In what now seems like the distant past, customers would flip through the Yellow Pages when looking to find a local business. Today, Google, Bing, Yelp and a host of other sites and search engines have become the primary way customers go about searching for what they need. As your small business’ head of marketing, you need to make finding your business’ online presence easy for customers and become an online marketing master before the competition does. This mean you need to become very aware of what it takes to rank higher than the competition in searches conducted with the intent of finding a local business. This includes showing up on both maps and mobile browsers.
To help your business develop a stronger local online search presence, here are a few tips to consider trying.
Make your website scream local business. Search engines like Google and Bing analyze the content on your website when determining where you should rank in organic search results. To rank highly for any local search result, the copy of your business’ website needs to reflect the information potential clients will use in their search query. So, for example, if you run a flower shop in Portland, you can bet that variations of the phrase “Portland flower shop” need to be featured prominently throughout the copy found on your website. If your shop is located in a particular part of town or neighborhood, the content on your site also needs to reflect this type of information, as well. The more you stress the city and neighborhood your business is located in, the better you’ll be at attracting customers searching online for a local business.
Enhance and claim local search profiles. Local search directories like Google My Business and online review sites such as Yelp want local businesses to claim and enhance their online profiles. Not only do these types of profiles offer a number of vital features that you need to take advantage of as a small business owner, they also make it easier for customers to find your business.
Profiles used by Google My Business allow your business to appear on Google Maps and in local listing feeds. Both offer incredibly easy ways for potential customers to find your business, and Google takes into consideration mobile users geolocation when determining which businesses to display for search results.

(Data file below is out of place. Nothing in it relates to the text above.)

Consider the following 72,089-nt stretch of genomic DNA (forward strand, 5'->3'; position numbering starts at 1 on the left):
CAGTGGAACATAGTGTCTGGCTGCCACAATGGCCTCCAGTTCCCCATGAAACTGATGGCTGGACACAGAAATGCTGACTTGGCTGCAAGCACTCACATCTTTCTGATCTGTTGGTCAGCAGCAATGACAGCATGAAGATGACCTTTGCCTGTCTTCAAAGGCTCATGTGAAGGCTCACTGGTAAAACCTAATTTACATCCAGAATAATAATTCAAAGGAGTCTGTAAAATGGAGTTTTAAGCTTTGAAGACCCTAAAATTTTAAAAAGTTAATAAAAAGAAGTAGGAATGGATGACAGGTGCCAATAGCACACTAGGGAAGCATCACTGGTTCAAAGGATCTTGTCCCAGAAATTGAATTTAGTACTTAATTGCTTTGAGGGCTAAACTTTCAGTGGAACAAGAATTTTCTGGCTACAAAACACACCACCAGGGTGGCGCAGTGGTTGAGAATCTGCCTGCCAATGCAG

Participate in online reviews and ratings. A number of local business directories exist that allow users to rate and review businesses. If you’re not paying attention to what’s being said about your business, you could quickly develop a poor online reputation that takes away a lot of potential new customers.
A recent study conducted by the online research firm BrightLocal found that 88 percent of consumers trust online reviews as much as first-hand recommendations. This makes monitoring the reviews your business receives on sites like Yelp vitally important to protecting your online reputation. Because review sites carry a lot of prominence in the eyes of Google, businesses that receive a lot of four and five star rankings on sites like Yelp appear higher in organic search rankings, as well.
Update your citations and listings. Citations are mentions of your business and its address that appear on other websites. These have value when it comes to ranking algorithms used by search engines because they help to assure your business is actually local and removes any confusion about where you’re located. To improve the impact these types of listings have, the address of your business needs to appear identically everywhere it’s listed. This includes even minor details like the difference between listing your address as “123 Moneymaker Ln” or “123 Moneymaker Lane.” Search engines and customers both like consistency, so make sure to double check that your business’ address is consistent on sites like Yelp, Google My Business, the Yellow Page online and any other available directory.
Create your own group topic on social networks. Create a local niche group, and build a community of users around a local theme on social media sites like Biznik, Meetup, LinkedIn, Facebook or Flickr. If you can find an area of interest that appeals to others, you might be able to create a useful and vibrant tool that greatly enhances your business’ local presence.